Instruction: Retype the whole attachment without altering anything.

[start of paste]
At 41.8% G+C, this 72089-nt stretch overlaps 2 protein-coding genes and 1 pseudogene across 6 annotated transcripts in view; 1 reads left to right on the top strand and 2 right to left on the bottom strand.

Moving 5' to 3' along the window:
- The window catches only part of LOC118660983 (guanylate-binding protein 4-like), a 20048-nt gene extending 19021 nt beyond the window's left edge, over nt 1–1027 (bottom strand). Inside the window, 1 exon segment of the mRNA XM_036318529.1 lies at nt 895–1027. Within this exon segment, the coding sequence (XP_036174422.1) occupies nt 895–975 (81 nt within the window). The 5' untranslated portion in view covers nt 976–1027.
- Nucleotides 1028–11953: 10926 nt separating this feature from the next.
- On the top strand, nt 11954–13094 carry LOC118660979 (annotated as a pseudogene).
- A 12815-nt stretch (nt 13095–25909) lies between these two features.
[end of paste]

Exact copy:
At 41.8% G+C, this 72089-nt stretch overlaps 2 protein-coding genes and 1 pseudogene across 6 annotated transcripts in view; 1 reads left to right on the top strand and 2 right to left on the bottom strand.

Moving 5' to 3' along the window:
- The window catches only part of LOC118660983 (guanylate-binding protein 4-like), a 20048-nt gene extending 19021 nt beyond the window's left edge, over nt 1–1027 (bottom strand). Inside the window, 1 exon segment of the mRNA XM_036318529.1 lies at nt 895–1027. Within this exon segment, the coding sequence (XP_036174422.1) occupies nt 895–975 (81 nt within the window). The 5' untranslated portion in view covers nt 976–1027.
- Nucleotides 1028–11953: 10926 nt separating this feature from the next.
- On the top strand, nt 11954–13094 carry LOC118660979 (annotated as a pseudogene).
- A 12815-nt stretch (nt 13095–25909) lies between these two features.